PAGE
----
• Are allergic to a part or the whole vaccine
  • May be pregnant
  • Have immune system issues
  • Suffer from tuberculosis
  • Are not feeling well (you can get it once you're feeling better)
  • Have recently had a blood transfusion
  • Have taken another live vaccine

Talking to your healthcare provider can help you understand if the chickenpox vaccine is for you.

Can adults get chickenpox?

When you get chickenpox for the first time your body fights the disease by making a substance known as antibodies. The antibodies help the body get better while fighting the virus. These antibodies stay with you for the rest of your life immediately fighting the germs when they come in contact with it next. This is why an adult who has previously contracted chickenpox may not get it again.

What are shingles?

In some cases, the chickenpox virus (Varicella zoster) can reactivate and cause a disease known as shingles. Those who contract shingles usually spread chickenpox to those who haven't had chickenpox yet. Shingles usually appear in older individuals who have weakened immune systems.

You cannot get shingles unless you have had chickenpox. The virus that causes shingles is known as herpes zoster. This does not have any connection to genital herpes and usually looks similar to the rash caused by chickenpox that forms a band around a specific location of the body. Shingles is a painful disease that usually takes a week or two to heal.

What are the three stages of chickenpox?

The stages of chickenpox are differentiated based on how the rash looks:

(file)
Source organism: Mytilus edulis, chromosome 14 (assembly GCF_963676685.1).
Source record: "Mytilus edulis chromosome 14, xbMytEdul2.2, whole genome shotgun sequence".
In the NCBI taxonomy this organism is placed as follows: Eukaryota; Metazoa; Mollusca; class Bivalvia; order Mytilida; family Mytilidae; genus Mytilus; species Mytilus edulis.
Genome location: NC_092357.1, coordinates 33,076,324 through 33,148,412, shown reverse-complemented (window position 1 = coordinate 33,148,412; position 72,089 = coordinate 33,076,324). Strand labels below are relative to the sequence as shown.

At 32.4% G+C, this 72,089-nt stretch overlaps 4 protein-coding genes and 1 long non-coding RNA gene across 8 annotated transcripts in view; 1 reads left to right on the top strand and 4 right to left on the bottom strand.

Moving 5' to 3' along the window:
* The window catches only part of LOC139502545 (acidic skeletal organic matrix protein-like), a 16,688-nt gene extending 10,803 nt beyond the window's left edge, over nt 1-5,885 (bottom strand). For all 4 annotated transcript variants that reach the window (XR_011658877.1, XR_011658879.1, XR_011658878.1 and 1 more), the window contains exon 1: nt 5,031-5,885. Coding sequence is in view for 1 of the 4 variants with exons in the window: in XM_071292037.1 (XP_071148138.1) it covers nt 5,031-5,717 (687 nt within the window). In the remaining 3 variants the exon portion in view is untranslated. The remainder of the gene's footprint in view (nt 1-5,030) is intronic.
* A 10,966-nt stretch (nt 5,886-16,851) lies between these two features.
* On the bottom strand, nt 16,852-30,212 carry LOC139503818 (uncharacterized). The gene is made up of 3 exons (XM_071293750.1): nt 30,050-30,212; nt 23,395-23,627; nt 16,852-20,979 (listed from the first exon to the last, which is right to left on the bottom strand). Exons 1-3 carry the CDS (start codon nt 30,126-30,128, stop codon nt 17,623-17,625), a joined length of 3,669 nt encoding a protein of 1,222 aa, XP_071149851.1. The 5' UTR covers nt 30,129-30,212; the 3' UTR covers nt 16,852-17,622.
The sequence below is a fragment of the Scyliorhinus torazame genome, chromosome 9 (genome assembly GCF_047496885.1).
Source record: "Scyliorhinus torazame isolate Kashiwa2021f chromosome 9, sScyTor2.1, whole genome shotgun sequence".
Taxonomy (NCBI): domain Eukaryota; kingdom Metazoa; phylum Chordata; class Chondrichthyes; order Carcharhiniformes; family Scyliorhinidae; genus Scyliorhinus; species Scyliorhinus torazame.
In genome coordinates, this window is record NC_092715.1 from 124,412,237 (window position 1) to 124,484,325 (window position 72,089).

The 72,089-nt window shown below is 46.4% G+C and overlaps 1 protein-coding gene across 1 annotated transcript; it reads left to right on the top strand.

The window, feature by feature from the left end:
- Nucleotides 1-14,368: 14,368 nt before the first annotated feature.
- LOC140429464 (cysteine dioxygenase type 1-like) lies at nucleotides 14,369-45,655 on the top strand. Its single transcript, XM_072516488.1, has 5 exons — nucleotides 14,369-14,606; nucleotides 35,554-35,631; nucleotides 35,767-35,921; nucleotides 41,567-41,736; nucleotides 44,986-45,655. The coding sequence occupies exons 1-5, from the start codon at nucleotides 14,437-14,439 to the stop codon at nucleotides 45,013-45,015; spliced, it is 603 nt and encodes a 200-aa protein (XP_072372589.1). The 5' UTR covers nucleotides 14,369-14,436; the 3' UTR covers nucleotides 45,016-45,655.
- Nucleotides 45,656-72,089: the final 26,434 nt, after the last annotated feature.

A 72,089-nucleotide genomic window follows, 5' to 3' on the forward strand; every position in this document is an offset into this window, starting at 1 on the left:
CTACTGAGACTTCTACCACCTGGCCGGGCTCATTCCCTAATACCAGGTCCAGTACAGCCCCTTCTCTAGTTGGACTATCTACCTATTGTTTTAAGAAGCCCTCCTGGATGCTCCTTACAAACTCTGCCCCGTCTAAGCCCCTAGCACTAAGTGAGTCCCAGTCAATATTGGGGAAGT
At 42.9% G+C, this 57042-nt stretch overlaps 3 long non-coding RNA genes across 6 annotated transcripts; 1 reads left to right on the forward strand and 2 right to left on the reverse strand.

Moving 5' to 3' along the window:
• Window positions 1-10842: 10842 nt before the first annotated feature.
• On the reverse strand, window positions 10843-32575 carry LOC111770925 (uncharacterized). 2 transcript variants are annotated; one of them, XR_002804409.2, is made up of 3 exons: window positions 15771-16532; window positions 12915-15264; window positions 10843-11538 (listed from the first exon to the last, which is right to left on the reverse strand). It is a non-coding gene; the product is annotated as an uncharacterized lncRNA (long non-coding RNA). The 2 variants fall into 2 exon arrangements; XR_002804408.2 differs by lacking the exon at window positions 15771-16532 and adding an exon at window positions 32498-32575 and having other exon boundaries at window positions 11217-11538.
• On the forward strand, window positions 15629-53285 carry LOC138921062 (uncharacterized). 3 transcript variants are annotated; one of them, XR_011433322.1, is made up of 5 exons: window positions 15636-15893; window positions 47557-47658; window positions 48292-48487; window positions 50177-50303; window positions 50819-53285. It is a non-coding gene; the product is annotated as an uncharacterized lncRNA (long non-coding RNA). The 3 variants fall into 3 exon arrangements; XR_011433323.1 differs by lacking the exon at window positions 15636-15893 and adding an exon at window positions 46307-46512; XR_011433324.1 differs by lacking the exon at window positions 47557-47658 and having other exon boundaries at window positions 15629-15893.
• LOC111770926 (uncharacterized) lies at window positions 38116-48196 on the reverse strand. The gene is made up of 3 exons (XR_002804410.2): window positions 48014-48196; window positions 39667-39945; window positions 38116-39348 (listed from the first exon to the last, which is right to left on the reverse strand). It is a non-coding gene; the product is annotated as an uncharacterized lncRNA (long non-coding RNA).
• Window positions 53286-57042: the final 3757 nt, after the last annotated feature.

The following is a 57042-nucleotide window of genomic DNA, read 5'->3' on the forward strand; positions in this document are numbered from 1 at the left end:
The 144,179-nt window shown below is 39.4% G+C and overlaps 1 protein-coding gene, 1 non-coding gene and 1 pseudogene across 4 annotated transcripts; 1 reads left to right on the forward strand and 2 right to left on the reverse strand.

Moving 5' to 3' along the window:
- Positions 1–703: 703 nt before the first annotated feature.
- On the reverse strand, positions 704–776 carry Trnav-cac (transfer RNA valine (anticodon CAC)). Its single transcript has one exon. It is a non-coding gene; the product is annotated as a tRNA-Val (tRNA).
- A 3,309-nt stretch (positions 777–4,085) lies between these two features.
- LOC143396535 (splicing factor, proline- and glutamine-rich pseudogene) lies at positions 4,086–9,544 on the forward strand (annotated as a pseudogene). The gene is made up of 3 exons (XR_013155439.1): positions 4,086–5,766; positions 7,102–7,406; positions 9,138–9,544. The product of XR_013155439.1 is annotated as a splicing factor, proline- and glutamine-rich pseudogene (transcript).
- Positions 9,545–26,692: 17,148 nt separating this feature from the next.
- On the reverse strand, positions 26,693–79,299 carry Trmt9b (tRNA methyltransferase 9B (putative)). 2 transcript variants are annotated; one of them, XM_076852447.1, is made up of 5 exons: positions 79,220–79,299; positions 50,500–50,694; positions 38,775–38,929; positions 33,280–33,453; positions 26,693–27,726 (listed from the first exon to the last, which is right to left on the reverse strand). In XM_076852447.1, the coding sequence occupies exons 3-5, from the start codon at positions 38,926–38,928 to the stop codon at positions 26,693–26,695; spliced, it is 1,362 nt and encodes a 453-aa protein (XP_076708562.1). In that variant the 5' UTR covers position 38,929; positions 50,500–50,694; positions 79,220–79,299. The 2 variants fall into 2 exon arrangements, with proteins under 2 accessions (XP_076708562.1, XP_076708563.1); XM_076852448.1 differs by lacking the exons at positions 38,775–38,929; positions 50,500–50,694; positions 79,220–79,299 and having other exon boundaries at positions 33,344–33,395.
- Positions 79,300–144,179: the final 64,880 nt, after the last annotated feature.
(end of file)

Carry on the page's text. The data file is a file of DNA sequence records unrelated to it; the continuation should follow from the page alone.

Stage 1: Red and bumpy rash

Stage 2: Fluid-filled blistered rash

Stage 3: The blisters rupture and scab over

Where does chickenpox usually start?

Initially, you will start getting chickenpox around your face, chest and back. From here it can start spreading to the rest of your body.

Can I get chickenpox twice?

While certainly possible, getting chickenpox twice is rare.

How many days does it take to recover from chickenpox?

You usually do not need chickenpox treatment to recover. You will start feeling better after 10 to 14 days.


Those who have taken the chickenpox vaccine or who have already contracted the disease are most likely immune and should not worry about contracting the disease. You can talk to your doctor about taking the vaccine if you haven't had chickenpox. If you notice early signs of chickenpox visit your doctor immediately for a diagnosis. Carry out regular full-body checkups and diagnostic tests like the ones available at Metropolis Labs. Visit the website to find out more about the services and tests provided here.